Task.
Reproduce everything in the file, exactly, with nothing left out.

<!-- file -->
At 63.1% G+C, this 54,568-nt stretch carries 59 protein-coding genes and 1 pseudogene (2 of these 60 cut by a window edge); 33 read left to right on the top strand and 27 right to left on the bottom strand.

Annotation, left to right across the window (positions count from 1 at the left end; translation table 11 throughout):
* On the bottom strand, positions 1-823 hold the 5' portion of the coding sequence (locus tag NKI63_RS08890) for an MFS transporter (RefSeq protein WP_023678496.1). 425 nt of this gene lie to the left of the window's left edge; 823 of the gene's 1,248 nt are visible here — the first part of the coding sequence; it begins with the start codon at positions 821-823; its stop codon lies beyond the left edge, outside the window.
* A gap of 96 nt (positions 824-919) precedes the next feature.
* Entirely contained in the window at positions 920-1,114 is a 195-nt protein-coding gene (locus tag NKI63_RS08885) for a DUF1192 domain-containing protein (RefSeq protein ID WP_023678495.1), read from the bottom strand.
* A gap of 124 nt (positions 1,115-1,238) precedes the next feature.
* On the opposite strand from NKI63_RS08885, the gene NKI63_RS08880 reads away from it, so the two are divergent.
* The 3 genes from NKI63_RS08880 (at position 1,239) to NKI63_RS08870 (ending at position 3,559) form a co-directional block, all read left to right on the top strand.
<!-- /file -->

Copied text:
At 63.1% G+C, this 54,568-nt stretch carries 59 protein-coding genes and 1 pseudogene (2 of these 60 cut by a window edge); 33 read left to right on the top strand and 27 right to left on the bottom strand.

Annotation, left to right across the window (positions count from 1 at the left end; translation table 11 throughout):
* On the bottom strand, positions 1-823 hold the 5' portion of the coding sequence (locus tag NKI63_RS08890) for an MFS transporter (RefSeq protein WP_023678496.1). 425 nt of this gene lie to the left of the window's left edge; 823 of the gene's 1,248 nt are visible here — the first part of the coding sequence; it begins with the start codon at positions 821-823; its stop codon lies beyond the left edge, outside the window.
* A gap of 96 nt (positions 824-919) precedes the next feature.
* Entirely contained in the window at positions 920-1,114 is a 195-nt protein-coding gene (locus tag NKI63_RS08885) for a DUF1192 domain-containing protein (RefSeq protein ID WP_023678495.1), read from the bottom strand.
* A gap of 124 nt (positions 1,115-1,238) precedes the next feature.
* On the opposite strand from NKI63_RS08885, the gene NKI63_RS08880 reads away from it, so the two are divergent.
* The 3 genes from NKI63_RS08880 (at position 1,239) to NKI63_RS08870 (ending at position 3,559) form a co-directional block, all read left to right on the top strand.